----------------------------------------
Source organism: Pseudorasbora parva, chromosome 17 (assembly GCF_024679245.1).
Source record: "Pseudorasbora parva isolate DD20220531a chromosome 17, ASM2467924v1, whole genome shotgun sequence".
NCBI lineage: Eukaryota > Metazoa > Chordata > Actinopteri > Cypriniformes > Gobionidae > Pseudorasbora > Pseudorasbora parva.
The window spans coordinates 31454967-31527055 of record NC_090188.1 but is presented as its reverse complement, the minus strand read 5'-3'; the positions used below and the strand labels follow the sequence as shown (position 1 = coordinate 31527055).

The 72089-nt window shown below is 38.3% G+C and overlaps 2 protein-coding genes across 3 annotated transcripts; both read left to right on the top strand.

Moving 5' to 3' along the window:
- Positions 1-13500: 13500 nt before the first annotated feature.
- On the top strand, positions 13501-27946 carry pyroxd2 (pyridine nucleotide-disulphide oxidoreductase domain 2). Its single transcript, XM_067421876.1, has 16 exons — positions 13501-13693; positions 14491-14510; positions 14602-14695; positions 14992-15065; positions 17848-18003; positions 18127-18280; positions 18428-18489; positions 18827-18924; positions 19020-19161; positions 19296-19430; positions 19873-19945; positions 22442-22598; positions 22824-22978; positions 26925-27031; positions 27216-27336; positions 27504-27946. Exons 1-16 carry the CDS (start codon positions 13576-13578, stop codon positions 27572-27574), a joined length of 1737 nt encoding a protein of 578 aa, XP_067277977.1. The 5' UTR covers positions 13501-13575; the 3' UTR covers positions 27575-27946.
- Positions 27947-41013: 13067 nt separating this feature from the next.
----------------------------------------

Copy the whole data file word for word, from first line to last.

Source organism: Pseudorasbora parva, chromosome 17 (assembly GCF_024679245.1).
Source record: "Pseudorasbora parva isolate DD20220531a chromosome 17, ASM2467924v1, whole genome shotgun sequence".
NCBI lineage: Eukaryota > Metazoa > Chordata > Actinopteri > Cypriniformes > Gobionidae > Pseudorasbora > Pseudorasbora parva.
The window spans coordinates 31454967-31527055 of record NC_090188.1 but is presented as its reverse complement, the minus strand read 5'-3'; the positions used below and the strand labels follow the sequence as shown (position 1 = coordinate 31527055).

The 72089-nt window shown below is 38.3% G+C and overlaps 2 protein-coding genes across 3 annotated transcripts; both read left to right on the top strand.

Moving 5' to 3' along the window:
- Positions 1-13500: 13500 nt before the first annotated feature.
- On the top strand, positions 13501-27946 carry pyroxd2 (pyridine nucleotide-disulphide oxidoreductase domain 2). Its single transcript, XM_067421876.1, has 16 exons — positions 13501-13693; positions 14491-14510; positions 14602-14695; positions 14992-15065; positions 17848-18003; positions 18127-18280; positions 18428-18489; positions 18827-18924; positions 19020-19161; positions 19296-19430; positions 19873-19945; positions 22442-22598; positions 22824-22978; positions 26925-27031; positions 27216-27336; positions 27504-27946. Exons 1-16 carry the CDS (start codon positions 13576-13578, stop codon positions 27572-27574), a joined length of 1737 nt encoding a protein of 578 aa, XP_067277977.1. The 5' UTR covers positions 13501-13575; the 3' UTR covers positions 27575-27946.
- Positions 27947-41013: 13067 nt separating this feature from the next.